Film Scratches focuses on the world of experimental and avant-garde film, especially as practiced by individual artists. It features a mixture of reviews, interviews, and essays.
A Review by David Finkelstein.
The footage which forms the basis of Parva Sed Apta Mihi, Walter Ungerer’s 17-minute experimental short, was casually recorded by the filmmaker as he walked around downtown Los Angeles one day, shooting buildings, people, galleries and art studios he visited during an Open Studio tour. Ungerer greatly alters and manipulates this footage to construct the film. He takes multiple clips and blurs them, changes their color, cuts them into intersecting slices, isolates and freezes individual elements such as street signs and gargoyles, pixilates them, and fragments them into kaleidoscopic patterns. The ambient sounds of the street are likewise layered into a mix of sirens, musical fragments, and snatches of dialog. Within the first two minutes, we’ve already been beguiled by a complex, visually rich tapestry of sounds and images, with buildings which break up into grids of color, dissolving into sumptuous fragments of stained glass and parquet tiles. Ungerer has a sophisticated sense of composition and montage, so his manipulation of the footage always leads the eye to find deeper and more interesting visual connections, and never feels muddy, cluttered, or arbitrary. Ungerer’s careful scoring and repetition of visual themes gives the overall form of the film a deliberate, musical shape, a sense of dynamic development over time.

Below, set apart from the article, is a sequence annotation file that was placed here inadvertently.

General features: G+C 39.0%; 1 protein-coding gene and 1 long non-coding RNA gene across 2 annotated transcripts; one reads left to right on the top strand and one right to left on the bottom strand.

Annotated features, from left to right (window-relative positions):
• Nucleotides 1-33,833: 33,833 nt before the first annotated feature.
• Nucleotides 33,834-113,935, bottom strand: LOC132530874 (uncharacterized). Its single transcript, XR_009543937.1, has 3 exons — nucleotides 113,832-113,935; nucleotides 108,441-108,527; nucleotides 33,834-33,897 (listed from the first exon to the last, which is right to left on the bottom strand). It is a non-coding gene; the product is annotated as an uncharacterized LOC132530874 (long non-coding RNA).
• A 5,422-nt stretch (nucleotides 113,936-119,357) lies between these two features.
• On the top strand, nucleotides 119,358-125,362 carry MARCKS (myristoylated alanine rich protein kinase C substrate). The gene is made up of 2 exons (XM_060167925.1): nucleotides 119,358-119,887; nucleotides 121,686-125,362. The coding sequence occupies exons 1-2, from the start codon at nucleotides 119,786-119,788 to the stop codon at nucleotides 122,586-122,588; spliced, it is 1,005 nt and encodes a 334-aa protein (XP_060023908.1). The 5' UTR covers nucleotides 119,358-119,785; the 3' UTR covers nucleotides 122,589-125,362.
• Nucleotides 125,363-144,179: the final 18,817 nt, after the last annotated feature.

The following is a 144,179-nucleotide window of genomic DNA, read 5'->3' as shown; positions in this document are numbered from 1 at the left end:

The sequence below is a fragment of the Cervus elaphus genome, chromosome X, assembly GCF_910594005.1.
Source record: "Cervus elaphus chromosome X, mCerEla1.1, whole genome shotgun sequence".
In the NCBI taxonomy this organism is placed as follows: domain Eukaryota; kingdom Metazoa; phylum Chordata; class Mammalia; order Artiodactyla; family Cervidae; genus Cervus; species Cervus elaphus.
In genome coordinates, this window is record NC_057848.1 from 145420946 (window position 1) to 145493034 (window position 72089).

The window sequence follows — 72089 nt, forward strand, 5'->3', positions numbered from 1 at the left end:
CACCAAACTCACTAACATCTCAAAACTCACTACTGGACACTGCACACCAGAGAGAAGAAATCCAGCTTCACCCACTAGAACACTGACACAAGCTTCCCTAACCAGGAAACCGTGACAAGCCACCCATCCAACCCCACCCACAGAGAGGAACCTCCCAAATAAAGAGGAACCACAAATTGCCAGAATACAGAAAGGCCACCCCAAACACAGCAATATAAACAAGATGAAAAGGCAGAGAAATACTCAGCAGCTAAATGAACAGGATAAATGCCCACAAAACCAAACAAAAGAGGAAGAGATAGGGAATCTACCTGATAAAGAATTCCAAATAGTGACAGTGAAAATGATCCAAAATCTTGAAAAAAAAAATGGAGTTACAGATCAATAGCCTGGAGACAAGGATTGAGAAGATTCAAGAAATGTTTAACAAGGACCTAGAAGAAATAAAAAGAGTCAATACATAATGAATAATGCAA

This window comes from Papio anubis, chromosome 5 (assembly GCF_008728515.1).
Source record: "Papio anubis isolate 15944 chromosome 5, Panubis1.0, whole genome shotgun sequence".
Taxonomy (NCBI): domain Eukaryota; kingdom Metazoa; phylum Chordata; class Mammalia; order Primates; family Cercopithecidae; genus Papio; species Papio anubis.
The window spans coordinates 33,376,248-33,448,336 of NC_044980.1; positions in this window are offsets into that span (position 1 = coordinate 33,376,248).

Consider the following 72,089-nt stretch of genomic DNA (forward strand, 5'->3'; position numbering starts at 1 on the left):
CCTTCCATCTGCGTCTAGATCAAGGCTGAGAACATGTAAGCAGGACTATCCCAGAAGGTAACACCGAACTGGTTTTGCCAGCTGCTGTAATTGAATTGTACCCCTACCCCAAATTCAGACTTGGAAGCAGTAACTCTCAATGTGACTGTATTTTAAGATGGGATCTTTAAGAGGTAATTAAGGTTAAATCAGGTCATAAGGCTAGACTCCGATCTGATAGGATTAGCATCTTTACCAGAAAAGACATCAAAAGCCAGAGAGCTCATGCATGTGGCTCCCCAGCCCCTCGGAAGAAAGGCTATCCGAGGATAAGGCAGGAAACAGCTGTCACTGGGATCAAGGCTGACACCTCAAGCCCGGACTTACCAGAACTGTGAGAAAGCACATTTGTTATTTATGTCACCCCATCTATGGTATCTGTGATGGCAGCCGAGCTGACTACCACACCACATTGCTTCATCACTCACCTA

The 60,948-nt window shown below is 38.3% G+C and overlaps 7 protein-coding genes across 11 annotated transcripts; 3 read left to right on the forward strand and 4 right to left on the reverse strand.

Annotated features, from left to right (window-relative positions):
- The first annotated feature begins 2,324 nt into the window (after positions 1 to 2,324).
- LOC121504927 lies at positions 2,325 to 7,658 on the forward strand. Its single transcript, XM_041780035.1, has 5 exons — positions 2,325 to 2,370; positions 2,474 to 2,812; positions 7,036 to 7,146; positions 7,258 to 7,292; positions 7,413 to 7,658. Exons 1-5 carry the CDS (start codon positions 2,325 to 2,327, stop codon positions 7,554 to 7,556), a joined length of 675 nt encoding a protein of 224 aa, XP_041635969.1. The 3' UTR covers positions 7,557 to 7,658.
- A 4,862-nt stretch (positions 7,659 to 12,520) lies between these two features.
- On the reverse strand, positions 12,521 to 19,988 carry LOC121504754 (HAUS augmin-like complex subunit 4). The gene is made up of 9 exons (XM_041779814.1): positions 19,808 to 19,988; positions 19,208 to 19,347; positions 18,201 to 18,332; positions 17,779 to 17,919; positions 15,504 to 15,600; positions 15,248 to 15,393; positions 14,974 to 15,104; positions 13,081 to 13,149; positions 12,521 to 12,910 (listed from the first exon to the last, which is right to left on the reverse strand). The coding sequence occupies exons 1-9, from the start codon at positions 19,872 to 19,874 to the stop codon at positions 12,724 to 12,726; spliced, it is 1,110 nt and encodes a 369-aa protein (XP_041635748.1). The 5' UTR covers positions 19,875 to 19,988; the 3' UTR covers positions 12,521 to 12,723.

Individual words and letters from the film’s title become graphic elements in the piece, folding and unfolding over the images, as if on a Chinese scroll painting. Grids of color squares fold over one another. The square forms lead to an exploration of highly colored blobs of light, derived from neon signs. A feeling of improvisational playfulness pervades the film, as Ungerer follows a train of visual associations, constructing as much visual and aural delight as possible. When this kind of improvisational play is carried out by someone, like Ungerer, who knows how to spot unusual compositional opportunities, and also has the artistic skill to translate his discoveries into striking image and sound textures, the result is a sensual and exhilarating exploration.
The film’s title can be translated from the Latin as “it’s small, but it suits me.” These video clips shot on a trip around a city may indeed represent a “small” slice of everyday life, but they are more than enough for an artist like Ungerer to make a big, rich, and multi-faceted experience for the viewer.